It’s been a while! The truth is I didn’t feel like writing these past couple weeks and if there’s one rule I’m adhering to during this pregnancy, it’s not to do things I don’t feel like doing—at least when they’re fully under my control. It’s something I already started practicing during lockdown, but now with the wellbeing of a second human to take into account it’s become that much more important. This week though, writing is a way for me to process the events of the past 10 days.
Now is perhaps a good time to mention that I’ll be touching on the topics of abortion and Down syndrome, so I understand if some of you might want to skip this week’s post.
Nine days ago was my “Feindiagnostik” which is called the “anomaly detection scan” in the UK. It’s an ultrasound that usually takes place some time between the 20th and 22nd pregnancy weeks and its purpose—as its English name makes obvious— is to detect potential anomalies with the foetus. For Tom and me, the scan was an occasion to look forward to: it was the first time Tom would be allowed to see the baby. Ongoing Covid restrictions have meant that I’m sadly not allowed to bring anyone to my regular checkups at the gynaecologist’s, so all Tom has had to go on are my retelling of the scans and grainy photos the size of a postage stamp (OK, more like a deck of cards).
On the morning of the scan, we were both excited. My last checkup had been only a week before and everything was looking good, so we weren’t worried. And, even if something were to come up, it’s not like we had many options at this stage of the pregnancy, right? (wrong, but more on that later)
As the appointment got underway, we followed along watching on a big screen as the doctor took various measurements of the baby. Our hearts warmed as we watched the baby scratch its nose. The doctor seemed happy with the way everything looked, apart from one thing. The profile of the baby looked a bit flatter than expected: “It’s probably just a facial feature and nothing to worry about but…it could also be an indicator of Down syndrome”, she said. Despite none of the typical markers of the condition being there, she suggested I take a blood test “just to be sure”.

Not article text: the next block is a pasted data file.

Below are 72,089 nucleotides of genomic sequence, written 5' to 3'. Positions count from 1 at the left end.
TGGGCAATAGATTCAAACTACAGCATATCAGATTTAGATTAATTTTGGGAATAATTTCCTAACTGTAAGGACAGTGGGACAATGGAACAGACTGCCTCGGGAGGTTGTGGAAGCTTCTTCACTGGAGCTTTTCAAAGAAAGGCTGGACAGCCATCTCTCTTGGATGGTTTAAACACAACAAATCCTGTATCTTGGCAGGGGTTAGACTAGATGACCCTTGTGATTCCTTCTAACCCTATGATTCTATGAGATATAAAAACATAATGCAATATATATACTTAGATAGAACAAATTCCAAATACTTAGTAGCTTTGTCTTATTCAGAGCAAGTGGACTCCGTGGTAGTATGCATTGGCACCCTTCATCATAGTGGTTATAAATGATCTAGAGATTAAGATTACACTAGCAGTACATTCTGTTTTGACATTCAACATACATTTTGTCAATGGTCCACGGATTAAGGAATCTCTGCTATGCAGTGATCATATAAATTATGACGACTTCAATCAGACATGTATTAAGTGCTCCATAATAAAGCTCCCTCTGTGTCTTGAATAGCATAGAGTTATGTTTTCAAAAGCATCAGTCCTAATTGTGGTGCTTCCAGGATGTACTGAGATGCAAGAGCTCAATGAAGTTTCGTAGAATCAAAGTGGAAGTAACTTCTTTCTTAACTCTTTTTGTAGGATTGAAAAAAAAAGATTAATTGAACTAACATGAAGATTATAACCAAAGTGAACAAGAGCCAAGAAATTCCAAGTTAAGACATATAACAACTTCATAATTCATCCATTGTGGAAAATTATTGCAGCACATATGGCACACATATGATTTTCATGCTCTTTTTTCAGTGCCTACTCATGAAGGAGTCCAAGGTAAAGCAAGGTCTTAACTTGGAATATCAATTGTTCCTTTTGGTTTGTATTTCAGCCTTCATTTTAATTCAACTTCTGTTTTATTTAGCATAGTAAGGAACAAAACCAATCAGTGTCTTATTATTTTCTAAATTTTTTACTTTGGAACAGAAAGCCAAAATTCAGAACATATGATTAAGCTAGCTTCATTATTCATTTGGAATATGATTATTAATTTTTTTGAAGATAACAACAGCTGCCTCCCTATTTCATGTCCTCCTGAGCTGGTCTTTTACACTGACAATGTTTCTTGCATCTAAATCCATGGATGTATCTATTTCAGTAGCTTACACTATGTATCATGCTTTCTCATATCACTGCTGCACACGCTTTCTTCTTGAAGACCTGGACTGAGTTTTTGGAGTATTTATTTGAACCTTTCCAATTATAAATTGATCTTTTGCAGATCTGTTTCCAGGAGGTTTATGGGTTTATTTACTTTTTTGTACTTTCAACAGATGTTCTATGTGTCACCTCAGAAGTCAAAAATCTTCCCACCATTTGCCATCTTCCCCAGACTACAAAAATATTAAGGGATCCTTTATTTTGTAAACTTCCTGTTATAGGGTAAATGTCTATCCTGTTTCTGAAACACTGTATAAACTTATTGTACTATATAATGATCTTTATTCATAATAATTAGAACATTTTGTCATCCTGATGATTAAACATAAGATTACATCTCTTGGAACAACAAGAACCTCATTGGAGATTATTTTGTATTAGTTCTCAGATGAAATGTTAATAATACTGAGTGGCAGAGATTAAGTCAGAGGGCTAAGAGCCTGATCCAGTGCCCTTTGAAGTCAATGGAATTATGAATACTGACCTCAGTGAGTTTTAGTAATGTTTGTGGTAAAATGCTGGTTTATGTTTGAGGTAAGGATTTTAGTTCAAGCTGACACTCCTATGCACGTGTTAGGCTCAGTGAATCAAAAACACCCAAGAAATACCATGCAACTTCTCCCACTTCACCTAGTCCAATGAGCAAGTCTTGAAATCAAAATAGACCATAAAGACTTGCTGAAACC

I’m not sure anyone is ever prepared for that kind of news, but we were less than prepared. I was dumbfounded, so was Tom. With little time to process the information, we both agreed that I should do the test, and so it was that less than half an hour later, a nurse took my blood. The results would take seven to ten days. Until then, we’d have to wait.
As I left the clinic to find Tom outside waiting for me, the shock made way to tears. In the space of an hour and a half, we’d gone from being giddy and excited to grappling with the possibility that our unborn child might have a genetic disorder. And not only that. As we processed the news over the next 24 hours, we found out that under some circumstances—a Down syndrome diagnosis being one of them—pregnancies can be terminated well into the third trimester. Should the test come back positive, we could be faced with the decision of whether to continue with the pregnancy or not. We were utterly unprepared for that.
As you can probably guess by the fact that I’m writing about this, the test came back negative. We’re lucky: not only do we have confirmation that the baby is healthy, but we get to walk away from a difficult question and an even more difficult decision. While I don’t wish for any expectant parent to have to answer that question, I wish we’d known more about the potential outcomes of doing the scan beforehand. After all, it’s an optional procedure. And how is it that both Tom and I had no clue about the rules around abortion? One of my German friends whom I confided in was also under the impression that abortion was only permitted until the end of the first trimester—which is true for elective abortions.
Of course, as many of the parents in our circles shared with us as we told them about our fears, the anxiety we were feeling is part and parcel of what being a parent is all about. The scan was a reality check: things can go wrong and there’s little we can do to change that. All we can do is try to come out the other end in one piece. While I wish we hadn’t had to go through those difficult seven days, going through them made me realise just how grateful I am for the people in my life.
For Tom first of all: we tackled the week as a team, taking turns taking care of the other, when one person was feeling down or under the weather, and making time to do fun things together like play video games and put together IKEA furniture (although that last one did cause some tension). For our friends and families who listened and kept us in our thoughts. And I also feel grateful for the coping mechanisms that I’ve developed over the years, like writing in my diary and exercising (thank god for Zwift!).
Wishing you all good health,